"A Week In Winter"

A Week in Winter by Maeve Binchy

I finally had to read this book. I've been hoarding it, knowing there are no more coming, but it was our November book club selection so I couldn't hoard it any longer.

As with all of Maeve Binchy's books, I loved it. She has a way of making me positively long for the place she's writing about - like it's home and I haven't been there for a long time. She creates characters that feel like family or maybe friends I just haven't met yet. I love the language, the local colour and the stories. Oh, the stories.

Maeve Binchy was a genius storyteller. In this book she tells the stories of 10 different major characters and a few minor ones to boot. The amazing thing to me is how she could write about each person for only a few pages and yet leave you feeling you've known the person your whole life. I don't know what her secret was, but I'm going to miss it a lot.

The setting for "A Week in Winter" is an old house on the coast of Ireland that is being remodeled into a guest house by a young woman who has been away for a few years but has now come home to stay. The characters we meet all end up at "Stone House" together as guests the week it opens. The gathering doesn't come until toward the end of the book and is more the culmination of the story than anything. The real stories are those told in the time leading up to that point about  how their lives intertwine bringing them all to the  the same place at the same time.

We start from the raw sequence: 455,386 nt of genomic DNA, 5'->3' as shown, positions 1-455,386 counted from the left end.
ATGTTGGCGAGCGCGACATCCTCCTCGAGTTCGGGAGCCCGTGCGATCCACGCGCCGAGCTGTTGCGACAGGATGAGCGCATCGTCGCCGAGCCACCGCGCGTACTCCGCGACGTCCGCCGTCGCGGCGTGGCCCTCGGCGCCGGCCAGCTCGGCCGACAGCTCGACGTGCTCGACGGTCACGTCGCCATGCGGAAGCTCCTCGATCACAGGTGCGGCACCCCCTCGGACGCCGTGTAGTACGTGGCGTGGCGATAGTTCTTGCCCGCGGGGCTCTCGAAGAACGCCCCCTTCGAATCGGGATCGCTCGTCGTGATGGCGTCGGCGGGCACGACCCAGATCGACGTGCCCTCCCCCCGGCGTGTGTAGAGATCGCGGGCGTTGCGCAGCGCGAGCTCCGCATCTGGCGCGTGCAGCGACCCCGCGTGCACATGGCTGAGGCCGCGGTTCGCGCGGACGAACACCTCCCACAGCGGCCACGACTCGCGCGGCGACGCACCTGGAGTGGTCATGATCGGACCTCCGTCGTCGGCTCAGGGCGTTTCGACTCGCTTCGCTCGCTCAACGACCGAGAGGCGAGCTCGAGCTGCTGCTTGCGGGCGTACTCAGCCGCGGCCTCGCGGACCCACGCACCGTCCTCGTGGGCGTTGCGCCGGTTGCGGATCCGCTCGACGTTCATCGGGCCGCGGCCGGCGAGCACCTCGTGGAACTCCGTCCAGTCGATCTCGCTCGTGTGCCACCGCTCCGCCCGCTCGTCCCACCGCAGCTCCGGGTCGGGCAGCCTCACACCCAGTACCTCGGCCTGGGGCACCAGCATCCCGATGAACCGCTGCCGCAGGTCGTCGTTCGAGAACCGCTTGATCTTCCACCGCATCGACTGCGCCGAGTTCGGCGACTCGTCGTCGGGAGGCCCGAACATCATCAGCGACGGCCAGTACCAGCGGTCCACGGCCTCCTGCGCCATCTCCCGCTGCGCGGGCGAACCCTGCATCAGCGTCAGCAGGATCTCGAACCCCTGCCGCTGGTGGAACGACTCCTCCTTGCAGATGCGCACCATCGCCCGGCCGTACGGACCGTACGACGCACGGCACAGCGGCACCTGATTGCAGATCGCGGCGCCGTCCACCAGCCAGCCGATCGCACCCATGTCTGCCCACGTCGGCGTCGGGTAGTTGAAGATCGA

I can't say it enough: I loved it. I love this author and will miss all the books that might have been. I'll console myself with re-reads and I'm grateful to have them, but still so sad that Maeve Binchy is no longer with us. She gave the world not just good stories and warm characters, but such comfort, and hope in every book she wrote.

Here's to Maeve Binchy - may she rest in peace.

"The Professor"

The Professor by Charlotte Bronte

 As I read through this book I was constantly reminded of Villette, another of Charlotte Bronte's less popular novels. Villette is the story of a single woman who finds employment at a girl's school in France; this one is about a single man who gets a job teaching at schools in Belgium. The schools, characters and stories are similar enough to make of these two books a good set of bookends, and leave the reader wondering why the author would choose to write two stories so alike.